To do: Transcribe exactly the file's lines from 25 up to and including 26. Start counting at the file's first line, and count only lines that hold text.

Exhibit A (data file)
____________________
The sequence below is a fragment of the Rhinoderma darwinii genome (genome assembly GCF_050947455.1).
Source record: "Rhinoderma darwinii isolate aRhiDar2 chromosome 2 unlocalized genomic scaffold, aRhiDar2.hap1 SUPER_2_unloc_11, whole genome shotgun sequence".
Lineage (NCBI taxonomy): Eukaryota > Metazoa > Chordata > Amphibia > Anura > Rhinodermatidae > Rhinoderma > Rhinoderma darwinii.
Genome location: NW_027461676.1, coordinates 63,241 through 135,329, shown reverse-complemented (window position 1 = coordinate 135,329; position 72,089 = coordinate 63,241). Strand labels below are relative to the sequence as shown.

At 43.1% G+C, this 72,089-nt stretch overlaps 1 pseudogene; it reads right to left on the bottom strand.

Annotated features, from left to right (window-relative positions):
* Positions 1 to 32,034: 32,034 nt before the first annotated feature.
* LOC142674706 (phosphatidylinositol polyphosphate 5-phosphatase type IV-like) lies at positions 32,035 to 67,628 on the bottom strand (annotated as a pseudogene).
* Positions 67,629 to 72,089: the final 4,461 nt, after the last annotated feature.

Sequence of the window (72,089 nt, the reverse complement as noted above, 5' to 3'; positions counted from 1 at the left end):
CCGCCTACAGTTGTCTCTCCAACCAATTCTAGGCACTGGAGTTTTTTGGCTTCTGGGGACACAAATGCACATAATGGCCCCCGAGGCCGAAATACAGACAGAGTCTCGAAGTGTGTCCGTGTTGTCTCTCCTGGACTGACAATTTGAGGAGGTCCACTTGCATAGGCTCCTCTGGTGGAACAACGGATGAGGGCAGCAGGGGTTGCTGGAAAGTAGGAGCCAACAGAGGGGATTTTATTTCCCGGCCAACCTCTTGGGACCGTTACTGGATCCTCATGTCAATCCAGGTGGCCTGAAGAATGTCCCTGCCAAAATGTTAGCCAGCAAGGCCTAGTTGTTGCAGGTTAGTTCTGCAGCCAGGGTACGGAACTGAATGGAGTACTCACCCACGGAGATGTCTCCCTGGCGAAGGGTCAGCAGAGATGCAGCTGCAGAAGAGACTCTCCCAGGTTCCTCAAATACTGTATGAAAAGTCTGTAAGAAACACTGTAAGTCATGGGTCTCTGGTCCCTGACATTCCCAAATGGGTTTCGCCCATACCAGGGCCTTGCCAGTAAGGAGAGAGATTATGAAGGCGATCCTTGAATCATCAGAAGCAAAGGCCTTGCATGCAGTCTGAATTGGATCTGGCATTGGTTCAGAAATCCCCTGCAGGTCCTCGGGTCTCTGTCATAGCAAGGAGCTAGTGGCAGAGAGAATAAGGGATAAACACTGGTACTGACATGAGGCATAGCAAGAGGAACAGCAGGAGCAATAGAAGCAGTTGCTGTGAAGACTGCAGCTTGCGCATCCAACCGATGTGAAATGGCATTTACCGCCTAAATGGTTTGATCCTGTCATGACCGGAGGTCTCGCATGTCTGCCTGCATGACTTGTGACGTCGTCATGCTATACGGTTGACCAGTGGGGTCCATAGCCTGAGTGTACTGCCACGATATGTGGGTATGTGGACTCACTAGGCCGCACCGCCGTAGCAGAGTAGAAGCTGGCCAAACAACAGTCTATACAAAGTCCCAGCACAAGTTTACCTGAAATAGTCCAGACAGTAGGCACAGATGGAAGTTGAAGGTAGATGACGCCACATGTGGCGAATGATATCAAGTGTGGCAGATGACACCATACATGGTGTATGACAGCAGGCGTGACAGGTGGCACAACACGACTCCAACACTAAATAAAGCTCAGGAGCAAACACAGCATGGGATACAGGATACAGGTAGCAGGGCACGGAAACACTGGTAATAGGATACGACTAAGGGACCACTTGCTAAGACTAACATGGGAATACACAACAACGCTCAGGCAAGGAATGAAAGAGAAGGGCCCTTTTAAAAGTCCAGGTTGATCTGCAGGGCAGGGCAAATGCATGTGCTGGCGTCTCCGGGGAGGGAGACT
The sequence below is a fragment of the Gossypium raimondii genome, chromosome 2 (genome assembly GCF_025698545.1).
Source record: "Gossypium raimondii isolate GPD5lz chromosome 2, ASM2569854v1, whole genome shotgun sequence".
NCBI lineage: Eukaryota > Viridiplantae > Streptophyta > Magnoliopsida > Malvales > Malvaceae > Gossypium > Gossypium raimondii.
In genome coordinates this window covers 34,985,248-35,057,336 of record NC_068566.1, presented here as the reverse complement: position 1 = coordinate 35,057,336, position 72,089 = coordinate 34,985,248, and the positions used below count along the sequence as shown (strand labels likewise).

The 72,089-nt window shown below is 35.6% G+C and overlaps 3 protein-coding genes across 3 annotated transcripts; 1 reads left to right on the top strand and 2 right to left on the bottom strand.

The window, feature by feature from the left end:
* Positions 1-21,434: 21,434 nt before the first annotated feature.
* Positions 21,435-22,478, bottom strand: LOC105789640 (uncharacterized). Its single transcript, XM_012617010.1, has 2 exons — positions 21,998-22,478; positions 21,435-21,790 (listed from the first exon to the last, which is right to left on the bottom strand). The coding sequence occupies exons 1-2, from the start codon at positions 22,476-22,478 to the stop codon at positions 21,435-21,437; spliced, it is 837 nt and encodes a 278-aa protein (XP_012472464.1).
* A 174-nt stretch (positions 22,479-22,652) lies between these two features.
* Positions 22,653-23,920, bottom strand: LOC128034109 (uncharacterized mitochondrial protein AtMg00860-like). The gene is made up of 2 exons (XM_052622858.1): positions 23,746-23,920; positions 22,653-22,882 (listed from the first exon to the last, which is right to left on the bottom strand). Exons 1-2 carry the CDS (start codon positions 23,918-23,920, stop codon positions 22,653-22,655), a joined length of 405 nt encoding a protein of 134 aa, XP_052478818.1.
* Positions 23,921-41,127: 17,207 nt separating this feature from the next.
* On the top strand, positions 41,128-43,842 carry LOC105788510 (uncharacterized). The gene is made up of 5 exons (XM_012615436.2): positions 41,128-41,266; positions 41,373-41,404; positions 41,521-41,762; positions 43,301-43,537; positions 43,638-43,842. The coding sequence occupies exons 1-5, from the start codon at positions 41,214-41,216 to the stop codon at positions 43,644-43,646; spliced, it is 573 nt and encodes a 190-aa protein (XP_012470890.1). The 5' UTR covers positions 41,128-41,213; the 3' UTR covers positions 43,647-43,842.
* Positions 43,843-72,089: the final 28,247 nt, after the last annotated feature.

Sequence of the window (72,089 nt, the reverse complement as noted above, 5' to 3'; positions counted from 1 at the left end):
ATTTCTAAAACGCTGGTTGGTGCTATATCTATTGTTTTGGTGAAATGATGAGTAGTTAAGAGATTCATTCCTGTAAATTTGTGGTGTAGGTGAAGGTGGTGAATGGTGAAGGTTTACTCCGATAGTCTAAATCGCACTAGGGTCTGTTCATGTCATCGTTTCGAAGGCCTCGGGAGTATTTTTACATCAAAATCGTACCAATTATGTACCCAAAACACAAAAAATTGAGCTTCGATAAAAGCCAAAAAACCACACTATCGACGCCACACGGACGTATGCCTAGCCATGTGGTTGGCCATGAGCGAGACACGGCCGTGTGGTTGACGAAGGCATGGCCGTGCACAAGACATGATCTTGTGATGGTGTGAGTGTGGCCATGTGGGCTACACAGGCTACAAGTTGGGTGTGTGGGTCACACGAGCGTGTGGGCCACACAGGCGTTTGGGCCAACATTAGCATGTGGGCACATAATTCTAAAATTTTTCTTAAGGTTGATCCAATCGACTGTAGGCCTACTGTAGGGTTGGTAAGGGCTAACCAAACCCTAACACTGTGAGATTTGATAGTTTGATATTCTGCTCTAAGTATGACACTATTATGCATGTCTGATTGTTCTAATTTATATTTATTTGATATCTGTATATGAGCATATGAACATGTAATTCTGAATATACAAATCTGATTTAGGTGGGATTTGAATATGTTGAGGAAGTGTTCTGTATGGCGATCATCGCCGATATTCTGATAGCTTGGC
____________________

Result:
Sequence of the window (72,089 nt, the reverse complement as noted above, 5' to 3'; positions counted from 1 at the left end):
ATTTCTAAAACGCTGGTTGGTGCTATATCTATTGTTTTGGTGAAATGATGAGTAGTTAAGAGATTCATTCCTGTAAATTTGTGGTGTAGGTGAAGGTGGTGAATGGTGAAGGTTTACTCCGATAGTCTAAATCGCACTAGGGTCTGTTCATGTCATCGTTTCGAAGGCCTCGGGAGTATTTTTACATCAAAATCGTACCAATTATGTACCCAAAACACAAAAAATTGAGCTTCGATAAAAGCCAAAAAACCACACTATCGACGCCACACGGACGTATGCCTAGCCATGTGGTTGGCCATGAGCGAGACACGGCCGTGTGGTTGACGAAGGCATGGCCGTGCACAAGACATGATCTTGTGATGGTGTGAGTGTGGCCATGTGGGCTACACAGGCTACAAGTTGGGTGTGTGGGTCACACGAGCGTGTGGGCCACACAGGCGTTTGGGCCAACATTAGCATGTGGGCACATAATTCTAAAATTTTTCTTAAGGTTGATCCAATCGACTGTAGGCCTACTGTAGGGTTGGTAAGGGCTAACCAAACCCTAACACTGTGAGATTTGATAGTTTGATATTCTGCTCTAAGTATGACACTATTATGCATGTCTGATTGTTCTAATTTATATTTATTTGATATCTGTATATGAGCATATGAACATGTAATTCTGAATATACAAATCTGATTTAGGTGGGATTTGAATATGTTGAGGAAGTGTTCTGTATGGCGATCATCGCCGATATTCTGATAGCTTGGC